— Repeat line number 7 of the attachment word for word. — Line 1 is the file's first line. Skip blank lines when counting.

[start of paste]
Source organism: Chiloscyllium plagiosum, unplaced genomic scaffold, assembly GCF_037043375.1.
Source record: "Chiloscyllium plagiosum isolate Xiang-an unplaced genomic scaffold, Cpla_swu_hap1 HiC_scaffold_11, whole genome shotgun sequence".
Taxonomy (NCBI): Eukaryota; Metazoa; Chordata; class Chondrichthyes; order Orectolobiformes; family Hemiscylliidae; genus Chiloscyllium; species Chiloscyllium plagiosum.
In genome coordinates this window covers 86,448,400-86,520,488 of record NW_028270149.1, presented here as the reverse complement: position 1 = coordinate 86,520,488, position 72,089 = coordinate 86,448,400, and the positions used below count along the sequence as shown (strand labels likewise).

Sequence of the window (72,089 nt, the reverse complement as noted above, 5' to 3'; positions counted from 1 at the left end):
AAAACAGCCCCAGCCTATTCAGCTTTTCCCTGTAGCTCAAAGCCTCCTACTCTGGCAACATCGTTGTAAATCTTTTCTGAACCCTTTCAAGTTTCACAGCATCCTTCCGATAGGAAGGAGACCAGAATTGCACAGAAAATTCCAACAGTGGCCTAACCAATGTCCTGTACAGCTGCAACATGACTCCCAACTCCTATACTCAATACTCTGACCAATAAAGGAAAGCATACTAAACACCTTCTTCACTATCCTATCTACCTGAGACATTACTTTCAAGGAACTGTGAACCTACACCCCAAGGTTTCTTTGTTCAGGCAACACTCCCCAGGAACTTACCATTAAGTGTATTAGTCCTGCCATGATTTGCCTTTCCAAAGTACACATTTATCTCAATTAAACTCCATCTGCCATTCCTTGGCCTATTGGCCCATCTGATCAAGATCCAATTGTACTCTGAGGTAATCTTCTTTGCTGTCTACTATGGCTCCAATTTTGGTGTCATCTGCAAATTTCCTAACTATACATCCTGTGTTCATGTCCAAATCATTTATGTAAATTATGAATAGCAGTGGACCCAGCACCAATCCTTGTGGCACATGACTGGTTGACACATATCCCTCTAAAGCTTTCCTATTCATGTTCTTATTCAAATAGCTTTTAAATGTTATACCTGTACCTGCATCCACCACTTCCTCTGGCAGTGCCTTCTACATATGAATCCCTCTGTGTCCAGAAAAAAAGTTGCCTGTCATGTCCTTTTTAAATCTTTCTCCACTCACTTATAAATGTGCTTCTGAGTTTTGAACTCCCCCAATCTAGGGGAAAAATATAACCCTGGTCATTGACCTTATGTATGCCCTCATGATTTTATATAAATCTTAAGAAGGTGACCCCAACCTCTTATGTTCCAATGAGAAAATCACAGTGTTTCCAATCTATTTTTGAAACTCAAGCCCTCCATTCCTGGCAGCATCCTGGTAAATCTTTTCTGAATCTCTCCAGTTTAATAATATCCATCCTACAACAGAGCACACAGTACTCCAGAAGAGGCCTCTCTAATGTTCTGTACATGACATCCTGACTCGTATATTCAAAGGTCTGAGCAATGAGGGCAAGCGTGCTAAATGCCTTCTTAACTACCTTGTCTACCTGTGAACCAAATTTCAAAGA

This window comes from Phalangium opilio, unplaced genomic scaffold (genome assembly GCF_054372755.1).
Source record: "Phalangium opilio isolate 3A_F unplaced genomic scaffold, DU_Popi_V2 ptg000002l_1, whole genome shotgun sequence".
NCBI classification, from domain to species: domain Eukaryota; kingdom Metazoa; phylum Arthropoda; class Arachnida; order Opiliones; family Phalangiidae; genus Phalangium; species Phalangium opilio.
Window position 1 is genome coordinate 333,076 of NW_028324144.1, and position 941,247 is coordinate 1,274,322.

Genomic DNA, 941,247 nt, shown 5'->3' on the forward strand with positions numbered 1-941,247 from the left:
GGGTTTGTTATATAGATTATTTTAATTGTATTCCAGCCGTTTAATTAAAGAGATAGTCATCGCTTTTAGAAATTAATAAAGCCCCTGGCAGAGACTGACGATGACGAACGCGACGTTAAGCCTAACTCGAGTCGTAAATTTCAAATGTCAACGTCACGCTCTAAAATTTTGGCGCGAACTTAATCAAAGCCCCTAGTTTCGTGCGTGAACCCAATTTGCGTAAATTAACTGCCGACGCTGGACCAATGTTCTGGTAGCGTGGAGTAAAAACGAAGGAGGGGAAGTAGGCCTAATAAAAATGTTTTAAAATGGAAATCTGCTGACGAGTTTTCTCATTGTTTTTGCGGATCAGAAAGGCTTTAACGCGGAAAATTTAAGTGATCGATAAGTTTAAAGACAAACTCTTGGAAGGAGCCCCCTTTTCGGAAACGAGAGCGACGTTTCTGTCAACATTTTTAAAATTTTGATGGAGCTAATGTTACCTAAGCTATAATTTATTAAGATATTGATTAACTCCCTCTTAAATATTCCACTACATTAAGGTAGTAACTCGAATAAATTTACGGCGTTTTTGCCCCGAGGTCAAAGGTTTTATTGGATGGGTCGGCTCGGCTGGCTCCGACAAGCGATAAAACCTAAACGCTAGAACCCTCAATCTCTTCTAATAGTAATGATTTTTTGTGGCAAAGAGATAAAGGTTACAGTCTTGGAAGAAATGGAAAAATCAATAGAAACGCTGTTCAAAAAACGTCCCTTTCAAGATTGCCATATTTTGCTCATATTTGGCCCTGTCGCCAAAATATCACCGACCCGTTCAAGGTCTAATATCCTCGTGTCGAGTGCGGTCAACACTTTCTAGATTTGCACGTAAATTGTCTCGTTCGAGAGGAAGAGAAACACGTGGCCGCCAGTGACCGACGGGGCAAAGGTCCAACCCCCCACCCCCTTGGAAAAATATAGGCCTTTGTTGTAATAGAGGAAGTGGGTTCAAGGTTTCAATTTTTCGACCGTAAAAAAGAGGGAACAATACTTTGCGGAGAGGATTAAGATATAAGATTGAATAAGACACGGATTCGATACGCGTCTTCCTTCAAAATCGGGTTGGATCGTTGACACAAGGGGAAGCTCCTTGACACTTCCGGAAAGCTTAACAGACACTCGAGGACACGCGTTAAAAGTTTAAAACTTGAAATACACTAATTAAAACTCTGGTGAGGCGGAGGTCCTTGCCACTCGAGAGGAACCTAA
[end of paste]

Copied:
This window comes from Phalangium opilio, unplaced genomic scaffold (genome assembly GCF_054372755.1).